On The Slog, (6/9) The Stranger's Paul Constant reported yesterday that due to contentious negotiations with another supplier, Ama - er, um SPECTRE has suspended the pre-ordering fuction for Warner Brothers/Paramount movie releases.
He quotes from Bill Hunt on The Digital Bits: "Not done yet... some of you have been asking why your Amazon.com pre-orders for select Warner Bros, Paramount catalog, Viz Media (and other Warner-distributed) titles have been suspended. We’ve learned through industry sources that Warner Home Video and Amazon.com are in the middle of negotiations on a new contract, so pre-orders on Warner titles have been suspended until a deal is reached. Hopefully, the situation will be resolved soon."
Sounds like SPECTRE is spreading it's 'negotiating tactic' beyond just Hachette. Keep an eye on this to see if they up the ante.
Jeremy Greenfield, writing in The Atlantic on May 28th, notes: "Hachette is the first among the world's five largest publishers (Penguin merged with Random House last year) to sign another contract with Amazon since its court-mandated contract in 2012—and likely the most important. In the coming two years, Amazon and its competitors will renegotiate contracts with all of the world's largest publishers and in 2015 they will be again allowed by law to negotiate contracts where they determine the prices of e-books. Amazon likely doesn't want this and, by the looks of it, is even willing to inconvenience its own customers in the short term to ensure this long-term outcome."
Here's the view of it from The Guardian in the UK (June 11): Amazon Pulls Warner Bros movies as Trade Dispute Expands
One can infer that if the scorched earth practices used against Hachette continue and prove beneficial to SPECTRE they will use them against other suppliers - as they currently are against Warner.
SPECTRE has battled the NYC publishers. Are they now going to take on the LA studios?
Maybe the music industry at the same time?
Janet I. Tu, writing in the Seattle Times (6/11, Amazon launches streaming music for Prime subscribers), "Artists from Warner Music Group, Sony Music Entertainment and a number of independent labels are included. But artists from Universal Music Group, the world’s largest music label, aren’t." So they'll sell Warner Music but not Warner movies? The issue with Hachette for their books and Warner Brothers for their movies has been discount amounts - that is, how much SPECTRE makes from each sale. Tu notes "Negotiations with the music companies began about six months ago but slowed when those companies considered Amazon’s offers too low, according to a New York Times report."Those who do begin using the system should bear in mind SPECTRE's history of removing e-books from customer's devices. This music system will be cloud-based, which would seem to make it even easier for a supplier to monkey with someone's purchases. And, of course, their customers have to pay to be prime members even before they pay for the music they want. They'll pay twice.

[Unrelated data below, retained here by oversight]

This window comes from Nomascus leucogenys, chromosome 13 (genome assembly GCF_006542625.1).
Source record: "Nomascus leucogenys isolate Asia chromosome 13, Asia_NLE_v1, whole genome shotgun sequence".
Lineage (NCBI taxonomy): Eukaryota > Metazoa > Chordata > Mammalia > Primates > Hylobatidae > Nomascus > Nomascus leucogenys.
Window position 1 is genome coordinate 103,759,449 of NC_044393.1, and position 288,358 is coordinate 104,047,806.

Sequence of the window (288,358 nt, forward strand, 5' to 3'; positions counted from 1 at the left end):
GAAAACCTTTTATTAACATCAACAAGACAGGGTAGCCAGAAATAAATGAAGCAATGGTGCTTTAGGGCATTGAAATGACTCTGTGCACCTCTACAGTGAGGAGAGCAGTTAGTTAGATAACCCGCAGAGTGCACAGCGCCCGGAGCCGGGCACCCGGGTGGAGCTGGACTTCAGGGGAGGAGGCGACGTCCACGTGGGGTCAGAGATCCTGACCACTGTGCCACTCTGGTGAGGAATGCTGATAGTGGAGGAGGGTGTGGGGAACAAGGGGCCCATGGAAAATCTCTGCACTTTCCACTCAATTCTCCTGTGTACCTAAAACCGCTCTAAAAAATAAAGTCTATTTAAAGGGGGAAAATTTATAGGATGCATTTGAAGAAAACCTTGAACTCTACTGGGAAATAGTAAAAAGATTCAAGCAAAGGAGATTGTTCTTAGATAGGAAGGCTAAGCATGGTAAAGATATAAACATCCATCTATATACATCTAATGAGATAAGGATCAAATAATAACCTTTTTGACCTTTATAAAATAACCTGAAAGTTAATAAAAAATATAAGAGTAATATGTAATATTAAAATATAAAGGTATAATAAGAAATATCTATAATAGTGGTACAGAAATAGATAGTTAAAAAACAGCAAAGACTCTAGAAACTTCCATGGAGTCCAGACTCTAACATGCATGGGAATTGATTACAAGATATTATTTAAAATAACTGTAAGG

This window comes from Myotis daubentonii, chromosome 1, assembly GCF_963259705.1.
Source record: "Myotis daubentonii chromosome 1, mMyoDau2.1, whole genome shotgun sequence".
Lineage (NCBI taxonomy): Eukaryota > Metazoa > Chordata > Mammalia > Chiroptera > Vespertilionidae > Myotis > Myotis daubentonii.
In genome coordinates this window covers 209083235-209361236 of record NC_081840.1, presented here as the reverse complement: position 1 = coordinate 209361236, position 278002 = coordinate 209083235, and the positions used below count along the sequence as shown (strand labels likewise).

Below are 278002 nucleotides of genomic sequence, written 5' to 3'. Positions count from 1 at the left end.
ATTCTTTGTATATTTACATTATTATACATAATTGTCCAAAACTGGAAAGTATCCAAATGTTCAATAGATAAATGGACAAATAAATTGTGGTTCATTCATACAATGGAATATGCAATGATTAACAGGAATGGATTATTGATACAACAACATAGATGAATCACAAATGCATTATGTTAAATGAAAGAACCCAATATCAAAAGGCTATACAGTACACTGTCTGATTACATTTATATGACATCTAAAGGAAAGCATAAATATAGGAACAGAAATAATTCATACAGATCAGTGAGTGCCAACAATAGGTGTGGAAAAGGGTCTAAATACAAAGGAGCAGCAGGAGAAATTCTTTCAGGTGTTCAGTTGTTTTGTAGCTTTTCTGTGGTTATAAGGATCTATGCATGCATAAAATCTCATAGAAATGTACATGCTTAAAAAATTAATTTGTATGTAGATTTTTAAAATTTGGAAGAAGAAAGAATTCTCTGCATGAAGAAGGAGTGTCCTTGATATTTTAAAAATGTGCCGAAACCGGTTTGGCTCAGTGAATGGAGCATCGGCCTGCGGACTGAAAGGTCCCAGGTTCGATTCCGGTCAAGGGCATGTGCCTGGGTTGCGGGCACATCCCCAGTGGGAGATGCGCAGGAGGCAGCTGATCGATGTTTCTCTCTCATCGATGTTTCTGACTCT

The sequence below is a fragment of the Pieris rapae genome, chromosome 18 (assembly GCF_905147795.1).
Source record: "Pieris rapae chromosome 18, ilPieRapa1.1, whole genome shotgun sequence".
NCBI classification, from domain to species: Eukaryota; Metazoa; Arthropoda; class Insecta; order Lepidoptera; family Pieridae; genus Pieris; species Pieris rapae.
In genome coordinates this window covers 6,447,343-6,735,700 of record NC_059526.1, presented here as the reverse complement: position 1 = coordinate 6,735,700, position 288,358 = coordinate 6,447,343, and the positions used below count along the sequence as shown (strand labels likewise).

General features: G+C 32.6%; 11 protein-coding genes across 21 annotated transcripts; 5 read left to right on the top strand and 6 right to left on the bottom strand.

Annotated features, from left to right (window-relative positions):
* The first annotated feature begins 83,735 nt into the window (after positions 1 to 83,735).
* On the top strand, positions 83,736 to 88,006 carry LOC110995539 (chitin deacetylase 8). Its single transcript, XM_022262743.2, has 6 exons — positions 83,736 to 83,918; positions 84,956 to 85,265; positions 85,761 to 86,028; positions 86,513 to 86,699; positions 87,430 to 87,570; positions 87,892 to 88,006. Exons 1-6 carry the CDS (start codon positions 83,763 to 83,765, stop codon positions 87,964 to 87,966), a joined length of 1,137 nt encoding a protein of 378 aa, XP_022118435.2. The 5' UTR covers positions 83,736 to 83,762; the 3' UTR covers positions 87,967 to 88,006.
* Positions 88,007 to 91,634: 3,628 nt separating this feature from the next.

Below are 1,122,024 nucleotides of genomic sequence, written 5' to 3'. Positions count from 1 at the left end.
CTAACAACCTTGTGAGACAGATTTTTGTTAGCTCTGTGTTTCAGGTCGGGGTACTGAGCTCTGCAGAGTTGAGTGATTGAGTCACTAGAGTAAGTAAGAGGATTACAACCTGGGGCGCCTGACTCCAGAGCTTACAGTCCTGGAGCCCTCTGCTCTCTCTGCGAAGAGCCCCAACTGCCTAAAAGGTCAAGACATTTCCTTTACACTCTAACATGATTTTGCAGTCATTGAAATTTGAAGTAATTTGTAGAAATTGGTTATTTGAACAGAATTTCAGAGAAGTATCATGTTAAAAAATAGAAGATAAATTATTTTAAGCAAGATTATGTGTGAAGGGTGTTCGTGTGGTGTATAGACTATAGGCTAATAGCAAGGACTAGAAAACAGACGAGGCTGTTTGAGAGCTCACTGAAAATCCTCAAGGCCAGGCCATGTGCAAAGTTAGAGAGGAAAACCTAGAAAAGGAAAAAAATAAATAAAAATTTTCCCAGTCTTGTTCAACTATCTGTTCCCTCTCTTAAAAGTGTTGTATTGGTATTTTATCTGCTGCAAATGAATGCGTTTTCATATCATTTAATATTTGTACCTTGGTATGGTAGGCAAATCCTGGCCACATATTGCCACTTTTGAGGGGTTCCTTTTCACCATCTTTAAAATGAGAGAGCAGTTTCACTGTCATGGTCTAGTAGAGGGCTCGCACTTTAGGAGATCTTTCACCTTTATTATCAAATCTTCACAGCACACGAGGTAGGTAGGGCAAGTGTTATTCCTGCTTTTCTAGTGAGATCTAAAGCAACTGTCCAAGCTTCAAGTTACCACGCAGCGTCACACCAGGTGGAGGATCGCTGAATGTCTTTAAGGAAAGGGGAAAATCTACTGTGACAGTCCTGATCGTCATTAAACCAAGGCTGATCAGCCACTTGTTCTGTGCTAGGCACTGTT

And if all of that isn't enough, SPECTRE "...plans local services marketplace this year". Writing for Reuters (6/11), Deepa Seetharaman reports that it "later this year plans to launch a marketplace for local services, a broad term that encompasses anything from babysitters to handymen to birthday clowns, beginning with a single market, several people familiar with the matter said." What market are they going after now? "The move takes direct aim at consumer review sites Yelp Inc and Angie's List Inc as well as U.S. home improvement chains Home Depot Inc and Lowe's Companies Inc, which have both invested in ways to link customers with local plumbers, painters and other service providers." (thanks to Paul Constant for pointing toward this article.)
Americans usually have a distrust of huge institutions. A huge segment of the population distrusts, and indeed fights, Big Government. At the start of the Great Recession, there was understandable fury at the big banks and the idea of Too Big To Fail. Supposedly, some of the most hated instutions on the planet are the cable companies and the monopolies they have our TV and internet connections.
Then, too, people have been outraged over the intrusiveness of the NSA and them sticking their noses and fingers into the lives of private citizens by hoovering up all sorts of private information. It's Big Goverment, Big Military-Industrial Complex, Conspiracy Theory stuff and all of it feels counter to the Open Range of American Myths.
So why aren't more alarm bells being sounded over SPECTRE's incursions into EVERYTHING? Cloud computing for the CIA and finding you a baby sitter? Your music, your movies and your reading material? When does SPECTRE become 'too big'?
As George Packer wrote in The New Yorker, "Bezos originally thought of calling his company Relentless.com - that URL still takes to to Amazon's site...". Later in the same article, Packer writes "Before Google, and long before Facebook, Bezos had realized that the greatest value of an online company lay in the consumer data it collected."
The relentless acquisition of power, influence, and information.